Chain Reactions from Coronavirus

The House passed a $8.3 billion bill to battle coronavirus March 4, reported Yakima Herald-Republic (March 4).

The bill includes $3 billion allocated to research and development of vaccines, treatment, medicines, and diagnostic tests, with an additional $2 billion earmarked to help federal, state, and local governments to prepare for and respond to the disease. Another $1.3 billion would be used to help fight the virus overseas. The Senate is expected to pass the bill, with President Trump slated to sign it.

To help protect against the virus, restaurant chains are instructing employees to be more thorough with their cleaning efforts, reported The Wall Street Journal (March 4). Starbucks and McDonald’s employees were told to regularly sanitize door handles, chairs, tables, coffee bars, and order kiosks, and Starbucks is restricting customers from bringing in their own cups for refills.

Additionally, conferences continue to be postponed due to fears over the virus. Seafood Expo North America/Seafood Processing North America will not go on as scheduled March 15-17, reported (March 4). Event organizer Diversified Communications said it will look to find a way to host the 40th edition of the event in North America some time in 2020.

In other news, Seven & i Holdings Co. scrapped plans to acquire Marathon Petroleum Corp.’s Speedway gas stations for $22 billion, according to people familiar with the matter, reported Bloomberg (March 5). A source claimed coronavirus was one of the factors that impacted negotiations in the exclusive phase, and Seven & i decided not to proceed with the transaction on concerns over valuations.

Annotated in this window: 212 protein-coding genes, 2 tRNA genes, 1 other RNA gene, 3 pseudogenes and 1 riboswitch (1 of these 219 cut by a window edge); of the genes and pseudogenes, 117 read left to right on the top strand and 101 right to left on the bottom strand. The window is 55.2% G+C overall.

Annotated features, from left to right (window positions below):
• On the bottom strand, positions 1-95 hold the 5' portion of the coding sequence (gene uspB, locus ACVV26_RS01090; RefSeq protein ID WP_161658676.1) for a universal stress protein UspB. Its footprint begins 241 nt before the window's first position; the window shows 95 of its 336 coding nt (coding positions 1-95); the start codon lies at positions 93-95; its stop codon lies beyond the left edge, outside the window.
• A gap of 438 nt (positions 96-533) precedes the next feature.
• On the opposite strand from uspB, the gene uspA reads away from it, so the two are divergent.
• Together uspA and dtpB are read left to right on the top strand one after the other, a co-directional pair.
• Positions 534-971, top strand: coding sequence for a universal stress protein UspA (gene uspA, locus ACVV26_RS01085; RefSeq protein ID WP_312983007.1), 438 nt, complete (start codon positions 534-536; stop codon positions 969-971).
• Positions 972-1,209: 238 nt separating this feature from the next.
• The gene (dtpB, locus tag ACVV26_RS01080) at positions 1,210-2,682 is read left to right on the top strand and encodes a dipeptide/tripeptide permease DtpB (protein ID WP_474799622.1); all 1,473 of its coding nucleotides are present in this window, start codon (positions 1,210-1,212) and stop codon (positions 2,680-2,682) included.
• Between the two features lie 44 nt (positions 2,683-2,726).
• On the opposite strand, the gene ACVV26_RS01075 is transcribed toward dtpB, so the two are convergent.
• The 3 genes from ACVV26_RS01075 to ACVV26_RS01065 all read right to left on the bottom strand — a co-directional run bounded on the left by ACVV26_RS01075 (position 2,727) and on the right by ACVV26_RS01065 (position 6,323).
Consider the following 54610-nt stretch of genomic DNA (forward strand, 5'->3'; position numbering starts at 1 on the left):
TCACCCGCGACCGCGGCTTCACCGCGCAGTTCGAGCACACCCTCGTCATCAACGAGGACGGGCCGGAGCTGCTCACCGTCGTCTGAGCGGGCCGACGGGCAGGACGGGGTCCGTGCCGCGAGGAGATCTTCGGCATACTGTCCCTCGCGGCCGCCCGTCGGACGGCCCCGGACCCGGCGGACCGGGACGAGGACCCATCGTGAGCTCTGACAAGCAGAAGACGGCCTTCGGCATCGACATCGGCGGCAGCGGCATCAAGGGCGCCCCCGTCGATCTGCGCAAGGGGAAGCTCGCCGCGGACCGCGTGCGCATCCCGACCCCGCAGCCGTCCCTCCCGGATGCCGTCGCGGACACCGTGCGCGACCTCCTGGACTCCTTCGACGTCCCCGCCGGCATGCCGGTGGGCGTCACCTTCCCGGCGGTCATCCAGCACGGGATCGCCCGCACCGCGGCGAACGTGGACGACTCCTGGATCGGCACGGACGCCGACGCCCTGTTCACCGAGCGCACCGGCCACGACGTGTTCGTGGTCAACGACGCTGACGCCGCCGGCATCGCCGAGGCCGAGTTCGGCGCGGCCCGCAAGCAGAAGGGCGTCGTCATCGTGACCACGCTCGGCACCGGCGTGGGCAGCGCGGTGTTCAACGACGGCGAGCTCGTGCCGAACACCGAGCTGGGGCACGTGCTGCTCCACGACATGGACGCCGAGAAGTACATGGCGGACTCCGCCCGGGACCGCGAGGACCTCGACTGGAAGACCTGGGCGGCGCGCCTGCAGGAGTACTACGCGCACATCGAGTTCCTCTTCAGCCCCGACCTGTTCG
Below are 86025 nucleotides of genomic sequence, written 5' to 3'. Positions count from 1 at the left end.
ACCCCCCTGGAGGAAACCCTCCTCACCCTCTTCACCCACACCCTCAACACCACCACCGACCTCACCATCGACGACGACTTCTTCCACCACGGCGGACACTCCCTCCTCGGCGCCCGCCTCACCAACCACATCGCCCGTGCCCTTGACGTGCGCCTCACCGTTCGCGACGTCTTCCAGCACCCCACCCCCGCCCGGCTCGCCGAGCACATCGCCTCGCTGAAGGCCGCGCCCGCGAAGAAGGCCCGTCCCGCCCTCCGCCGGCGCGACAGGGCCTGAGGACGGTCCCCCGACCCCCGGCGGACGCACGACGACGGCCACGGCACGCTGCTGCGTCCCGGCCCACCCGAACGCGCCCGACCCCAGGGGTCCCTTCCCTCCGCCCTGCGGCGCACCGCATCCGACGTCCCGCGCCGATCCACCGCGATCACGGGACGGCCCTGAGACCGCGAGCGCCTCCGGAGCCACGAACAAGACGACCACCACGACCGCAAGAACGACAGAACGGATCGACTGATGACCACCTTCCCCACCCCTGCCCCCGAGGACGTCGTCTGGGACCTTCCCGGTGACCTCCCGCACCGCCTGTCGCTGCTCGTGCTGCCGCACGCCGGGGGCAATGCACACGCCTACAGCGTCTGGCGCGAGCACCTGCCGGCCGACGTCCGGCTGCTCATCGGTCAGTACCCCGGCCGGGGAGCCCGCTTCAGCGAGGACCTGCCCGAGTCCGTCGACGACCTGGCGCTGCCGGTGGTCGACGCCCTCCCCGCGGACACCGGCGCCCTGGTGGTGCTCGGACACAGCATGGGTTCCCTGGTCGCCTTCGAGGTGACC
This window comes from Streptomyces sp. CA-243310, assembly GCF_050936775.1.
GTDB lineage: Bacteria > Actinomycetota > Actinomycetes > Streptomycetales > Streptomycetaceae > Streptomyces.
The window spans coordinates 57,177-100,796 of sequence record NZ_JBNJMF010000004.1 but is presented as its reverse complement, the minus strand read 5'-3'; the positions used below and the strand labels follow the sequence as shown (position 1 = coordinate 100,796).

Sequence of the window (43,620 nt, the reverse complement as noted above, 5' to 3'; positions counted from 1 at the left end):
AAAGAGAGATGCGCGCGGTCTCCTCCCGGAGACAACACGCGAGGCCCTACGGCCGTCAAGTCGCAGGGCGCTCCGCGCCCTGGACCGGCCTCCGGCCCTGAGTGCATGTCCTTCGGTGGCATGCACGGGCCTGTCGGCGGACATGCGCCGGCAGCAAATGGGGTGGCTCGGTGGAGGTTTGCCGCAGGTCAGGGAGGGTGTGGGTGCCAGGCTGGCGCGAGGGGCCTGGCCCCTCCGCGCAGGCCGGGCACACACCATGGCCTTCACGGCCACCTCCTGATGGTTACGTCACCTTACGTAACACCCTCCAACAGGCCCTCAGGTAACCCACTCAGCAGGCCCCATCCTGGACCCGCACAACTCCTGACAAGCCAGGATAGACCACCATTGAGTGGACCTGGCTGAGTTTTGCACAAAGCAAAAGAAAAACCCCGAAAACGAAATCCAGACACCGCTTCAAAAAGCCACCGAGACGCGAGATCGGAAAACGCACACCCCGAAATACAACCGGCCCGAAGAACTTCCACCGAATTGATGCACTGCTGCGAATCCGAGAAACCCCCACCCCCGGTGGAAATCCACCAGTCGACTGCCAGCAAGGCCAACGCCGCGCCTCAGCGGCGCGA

Meanwhile, Campbell Soup Co. will increase output of products like canned soups, snacks, and Spaghetti O’s amid an uptick in demand, reported Bloomberg (March 5). While the company receives about 90% of its ingredients from North America, about 2% comes from China, including some packaging and apple juice concentrate. The company has been able to find alternative sources for those supplies.

Also in demand is food for hikers and campers as consumers stock up on non-perishable food amid the outbreak, reported The Wall Street Journal (March 5). Mountain House’s transactions on its website rose 10-fold in February and orders from retailers were as much as five times higher, while Kind LLC’s sales of its snack bars were up as much as 50% in the final week of February and freeze-dried food maker Thrive Life LLC adjusted its forecast to triple or quadruple its average output after half of its items ran out.

“I’ve never seen anything remotely close to this level of demand,” said Josh Wark, a brand manager for Mountain House, one of the biggest makers of food for outdoor enthusiasts.

Alpineaire, a maker of foods for adventurers, completely sold out of its inventory on March 3 and is working to make more over the next few days, said Shawn Hostetter, president of Katadyn North America Inc., which owns the brand. 

Looking to keep track of the coronavirus outbreak and how it could be affecting the food industry? The Food Institute is tracking relevant details in our Coronavirus Update Center, updated daily.